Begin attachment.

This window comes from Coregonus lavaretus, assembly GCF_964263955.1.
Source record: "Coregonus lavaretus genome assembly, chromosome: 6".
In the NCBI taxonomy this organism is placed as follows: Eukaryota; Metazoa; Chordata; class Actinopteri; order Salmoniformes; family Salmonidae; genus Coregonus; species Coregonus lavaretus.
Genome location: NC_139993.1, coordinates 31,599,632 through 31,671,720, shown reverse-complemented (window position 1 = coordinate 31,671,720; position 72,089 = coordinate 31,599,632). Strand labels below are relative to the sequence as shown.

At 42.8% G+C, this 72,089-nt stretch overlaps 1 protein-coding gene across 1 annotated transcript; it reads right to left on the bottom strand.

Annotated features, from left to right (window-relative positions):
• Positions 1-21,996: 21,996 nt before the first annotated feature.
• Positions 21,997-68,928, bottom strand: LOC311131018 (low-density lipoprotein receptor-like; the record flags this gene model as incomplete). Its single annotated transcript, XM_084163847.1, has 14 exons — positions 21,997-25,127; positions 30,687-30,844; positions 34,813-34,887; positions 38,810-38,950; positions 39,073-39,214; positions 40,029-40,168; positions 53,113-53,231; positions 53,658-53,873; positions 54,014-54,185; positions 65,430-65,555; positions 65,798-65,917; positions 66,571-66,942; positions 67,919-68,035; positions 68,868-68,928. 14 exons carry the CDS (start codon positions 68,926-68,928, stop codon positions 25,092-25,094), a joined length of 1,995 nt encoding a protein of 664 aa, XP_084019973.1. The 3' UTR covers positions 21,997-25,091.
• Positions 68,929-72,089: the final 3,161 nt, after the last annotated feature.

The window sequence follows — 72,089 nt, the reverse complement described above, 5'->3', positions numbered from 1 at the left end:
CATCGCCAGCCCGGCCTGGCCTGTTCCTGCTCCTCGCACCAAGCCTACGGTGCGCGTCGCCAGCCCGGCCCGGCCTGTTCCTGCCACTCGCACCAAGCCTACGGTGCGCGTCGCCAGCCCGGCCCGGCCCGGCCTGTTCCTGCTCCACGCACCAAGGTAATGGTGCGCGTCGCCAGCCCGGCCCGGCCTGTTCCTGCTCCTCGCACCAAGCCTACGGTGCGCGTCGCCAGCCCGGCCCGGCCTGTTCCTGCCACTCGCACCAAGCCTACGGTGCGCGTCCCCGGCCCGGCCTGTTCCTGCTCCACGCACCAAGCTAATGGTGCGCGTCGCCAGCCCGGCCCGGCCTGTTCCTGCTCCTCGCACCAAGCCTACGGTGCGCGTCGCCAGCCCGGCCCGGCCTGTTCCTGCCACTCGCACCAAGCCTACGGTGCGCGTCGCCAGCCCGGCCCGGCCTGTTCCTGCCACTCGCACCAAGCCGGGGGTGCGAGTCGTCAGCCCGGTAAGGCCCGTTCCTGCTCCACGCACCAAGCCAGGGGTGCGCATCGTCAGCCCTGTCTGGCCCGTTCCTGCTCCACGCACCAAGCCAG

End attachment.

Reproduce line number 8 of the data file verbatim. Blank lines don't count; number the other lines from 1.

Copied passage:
• Positions 21,997-68,928, bottom strand: LOC311131018 (low-density lipoprotein receptor-like; the record flags this gene model as incomplete). Its single annotated transcript, XM_084163847.1, has 14 exons — positions 21,997-25,127; positions 30,687-30,844; positions 34,813-34,887; positions 38,810-38,950; positions 39,073-39,214; positions 40,029-40,168; positions 53,113-53,231; positions 53,658-53,873; positions 54,014-54,185; positions 65,430-65,555; positions 65,798-65,917; positions 66,571-66,942; positions 67,919-68,035; positions 68,868-68,928. 14 exons carry the CDS (start codon positions 68,926-68,928, stop codon positions 25,092-25,094), a joined length of 1,995 nt encoding a protein of 664 aa, XP_084019973.1. The 3' UTR covers positions 21,997-25,091.